How to Be a Better Mountain Biker

Simon Lawton is a pro mountain biker and the owner of Fluidride, a coaching company that specializes in clinics and video. He just released Progression, a feature-length instructional film that teaches the ins-and-outs of three major skills. He introduces the skills here:

Throughout my riding career, I’ve worked hard to emulate the best riders in the world. When I watch the world’s elite riders, I always ask myself, “What are they doing that I could be doing better?”

Simon Lawton

With this methodology, I’ve been able to consistently improve my riding, and I can feel my technical skills rapidly progressing with each passing season. Of course as a coach, it’s important to share this with my students so they can put into my acquired knowledge to use during their own rides. To communicate these skills effectively, I’ve started making up my own vocabulary for techniques commonly used in our sport. Here are three important skills to gain when becoming a better mountain biker.

  1. Featuring. Have seen your favorite rider gracefully air over terrain where there seems to be no jump offered at all? This is Featuring. To Feature, a rider uses small bumps, roots, rocks, or anything available to jump down trail. Once you learn this skill, the way you view trails will never be the same. I used to look at really technical sections of trail as being full of liabilities, but with an enhanced ability to work sections with Featuring, I’ve started seeing complex technical sections as being filled with assets. This not only changes the way I ride, but almost more importantly, the way I feel when I ride. I now take a much more positive approach to trails because I see them as full of things that will help me.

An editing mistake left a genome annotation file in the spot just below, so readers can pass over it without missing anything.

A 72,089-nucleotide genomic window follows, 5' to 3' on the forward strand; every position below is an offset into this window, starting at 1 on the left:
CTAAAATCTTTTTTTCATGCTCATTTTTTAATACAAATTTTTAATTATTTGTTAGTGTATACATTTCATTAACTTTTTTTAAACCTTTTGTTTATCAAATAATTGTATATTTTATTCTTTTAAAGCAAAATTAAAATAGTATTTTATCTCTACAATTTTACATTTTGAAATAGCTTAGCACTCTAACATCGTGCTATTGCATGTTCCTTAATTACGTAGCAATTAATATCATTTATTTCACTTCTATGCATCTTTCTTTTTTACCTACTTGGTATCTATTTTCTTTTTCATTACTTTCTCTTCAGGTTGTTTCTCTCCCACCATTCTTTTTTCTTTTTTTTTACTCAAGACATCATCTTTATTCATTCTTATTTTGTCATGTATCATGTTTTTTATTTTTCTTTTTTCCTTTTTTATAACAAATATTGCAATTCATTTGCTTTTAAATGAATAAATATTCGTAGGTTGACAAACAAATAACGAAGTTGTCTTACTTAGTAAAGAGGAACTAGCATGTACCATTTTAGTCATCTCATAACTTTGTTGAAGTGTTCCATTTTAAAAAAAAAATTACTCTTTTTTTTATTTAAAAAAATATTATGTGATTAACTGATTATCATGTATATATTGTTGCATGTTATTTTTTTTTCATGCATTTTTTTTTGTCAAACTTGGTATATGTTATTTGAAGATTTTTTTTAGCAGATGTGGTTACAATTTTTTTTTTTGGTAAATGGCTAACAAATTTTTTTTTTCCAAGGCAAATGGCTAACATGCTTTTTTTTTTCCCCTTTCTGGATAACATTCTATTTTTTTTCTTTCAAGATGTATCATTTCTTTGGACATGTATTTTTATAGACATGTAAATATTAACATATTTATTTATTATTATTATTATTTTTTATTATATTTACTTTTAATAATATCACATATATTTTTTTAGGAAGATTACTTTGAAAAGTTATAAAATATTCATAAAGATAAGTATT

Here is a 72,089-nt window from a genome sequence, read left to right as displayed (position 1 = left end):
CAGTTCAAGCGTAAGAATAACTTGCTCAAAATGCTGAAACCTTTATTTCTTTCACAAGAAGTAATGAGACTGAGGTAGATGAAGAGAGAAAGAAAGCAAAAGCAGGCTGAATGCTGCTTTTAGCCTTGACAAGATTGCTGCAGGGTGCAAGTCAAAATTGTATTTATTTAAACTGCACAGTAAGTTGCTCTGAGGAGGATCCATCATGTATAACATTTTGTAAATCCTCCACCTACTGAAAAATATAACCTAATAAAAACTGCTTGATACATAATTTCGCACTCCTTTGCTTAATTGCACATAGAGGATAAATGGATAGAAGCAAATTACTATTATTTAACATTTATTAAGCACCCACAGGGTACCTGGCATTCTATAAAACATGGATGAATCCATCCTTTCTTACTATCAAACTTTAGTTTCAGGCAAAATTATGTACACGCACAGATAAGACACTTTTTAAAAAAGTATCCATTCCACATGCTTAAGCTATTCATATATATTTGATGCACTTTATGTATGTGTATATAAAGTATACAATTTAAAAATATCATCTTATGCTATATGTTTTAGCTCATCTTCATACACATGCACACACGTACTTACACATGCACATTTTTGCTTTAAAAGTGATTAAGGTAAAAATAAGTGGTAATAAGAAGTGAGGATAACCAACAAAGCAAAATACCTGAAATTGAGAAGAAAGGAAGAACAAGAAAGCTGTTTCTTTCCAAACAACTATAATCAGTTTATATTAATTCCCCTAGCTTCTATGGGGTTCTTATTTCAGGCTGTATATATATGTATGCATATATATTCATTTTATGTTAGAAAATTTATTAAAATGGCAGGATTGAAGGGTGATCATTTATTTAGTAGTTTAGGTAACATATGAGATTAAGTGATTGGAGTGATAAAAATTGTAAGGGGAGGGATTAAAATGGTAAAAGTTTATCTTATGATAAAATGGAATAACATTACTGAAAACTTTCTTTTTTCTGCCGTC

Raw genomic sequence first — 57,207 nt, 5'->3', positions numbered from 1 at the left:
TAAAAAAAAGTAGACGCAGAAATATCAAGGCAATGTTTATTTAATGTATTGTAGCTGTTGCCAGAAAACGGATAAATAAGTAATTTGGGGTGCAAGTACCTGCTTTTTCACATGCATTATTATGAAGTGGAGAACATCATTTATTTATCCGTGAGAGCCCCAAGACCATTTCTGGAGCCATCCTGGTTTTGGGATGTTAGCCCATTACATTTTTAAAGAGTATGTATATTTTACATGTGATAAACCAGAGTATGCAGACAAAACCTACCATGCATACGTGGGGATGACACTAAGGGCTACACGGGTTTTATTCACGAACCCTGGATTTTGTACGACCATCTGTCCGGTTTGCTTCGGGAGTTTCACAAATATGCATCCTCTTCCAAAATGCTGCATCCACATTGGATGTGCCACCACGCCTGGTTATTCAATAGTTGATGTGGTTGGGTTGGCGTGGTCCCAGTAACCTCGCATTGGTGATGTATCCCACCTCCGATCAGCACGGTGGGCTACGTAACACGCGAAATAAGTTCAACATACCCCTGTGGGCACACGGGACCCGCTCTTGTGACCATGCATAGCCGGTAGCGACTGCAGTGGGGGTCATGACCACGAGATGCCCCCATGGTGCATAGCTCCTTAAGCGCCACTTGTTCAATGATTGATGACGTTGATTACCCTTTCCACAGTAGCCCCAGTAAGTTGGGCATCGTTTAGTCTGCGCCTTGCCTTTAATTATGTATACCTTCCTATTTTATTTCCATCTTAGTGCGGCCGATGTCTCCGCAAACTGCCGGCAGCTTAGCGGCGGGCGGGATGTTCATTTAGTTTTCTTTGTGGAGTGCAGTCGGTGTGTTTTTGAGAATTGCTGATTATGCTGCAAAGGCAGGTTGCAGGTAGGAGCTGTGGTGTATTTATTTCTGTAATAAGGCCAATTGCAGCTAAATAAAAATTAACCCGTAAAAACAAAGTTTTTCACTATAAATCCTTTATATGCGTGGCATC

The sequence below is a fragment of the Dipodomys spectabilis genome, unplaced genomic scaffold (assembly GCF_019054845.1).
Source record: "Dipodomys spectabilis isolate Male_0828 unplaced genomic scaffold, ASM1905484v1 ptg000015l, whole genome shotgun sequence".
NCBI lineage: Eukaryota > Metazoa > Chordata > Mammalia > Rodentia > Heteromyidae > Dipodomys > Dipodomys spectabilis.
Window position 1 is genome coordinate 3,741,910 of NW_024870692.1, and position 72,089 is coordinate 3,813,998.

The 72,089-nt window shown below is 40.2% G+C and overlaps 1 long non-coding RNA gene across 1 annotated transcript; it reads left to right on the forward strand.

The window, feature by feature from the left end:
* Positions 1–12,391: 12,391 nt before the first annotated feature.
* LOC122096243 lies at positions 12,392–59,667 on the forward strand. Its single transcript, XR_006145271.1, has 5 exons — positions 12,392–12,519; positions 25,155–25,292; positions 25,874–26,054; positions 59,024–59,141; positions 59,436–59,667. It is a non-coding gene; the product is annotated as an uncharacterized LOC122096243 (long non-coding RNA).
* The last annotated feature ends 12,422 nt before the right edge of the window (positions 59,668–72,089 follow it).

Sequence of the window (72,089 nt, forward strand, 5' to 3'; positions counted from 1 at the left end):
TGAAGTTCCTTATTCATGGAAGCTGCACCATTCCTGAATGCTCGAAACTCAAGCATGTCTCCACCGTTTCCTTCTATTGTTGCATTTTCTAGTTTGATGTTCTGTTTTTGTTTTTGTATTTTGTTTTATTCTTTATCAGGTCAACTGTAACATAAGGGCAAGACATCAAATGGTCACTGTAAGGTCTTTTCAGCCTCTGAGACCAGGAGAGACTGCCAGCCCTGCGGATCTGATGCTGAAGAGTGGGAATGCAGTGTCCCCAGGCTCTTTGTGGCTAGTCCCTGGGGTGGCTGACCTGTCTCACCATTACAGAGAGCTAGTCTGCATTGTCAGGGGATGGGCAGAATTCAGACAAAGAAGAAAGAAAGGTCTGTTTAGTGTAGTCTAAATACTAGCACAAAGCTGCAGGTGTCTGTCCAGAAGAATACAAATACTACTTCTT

2. Pumping. I teach riders how to pump the trail properly for speed and control. There is a difference in the way we treat a trail based on speed. With changes in speed come changes in this technique.

mountain bikers

  1. Manual. I used to watch riders manual (basically a standing wheelie) through sections during pro downhill practice with my jaw hanging open in awe. With some work, I’ve been able to add this skill to my riding quiver. It creates not only speed and flow, but also more safety to my riding when I’m tackling certain sections of trail.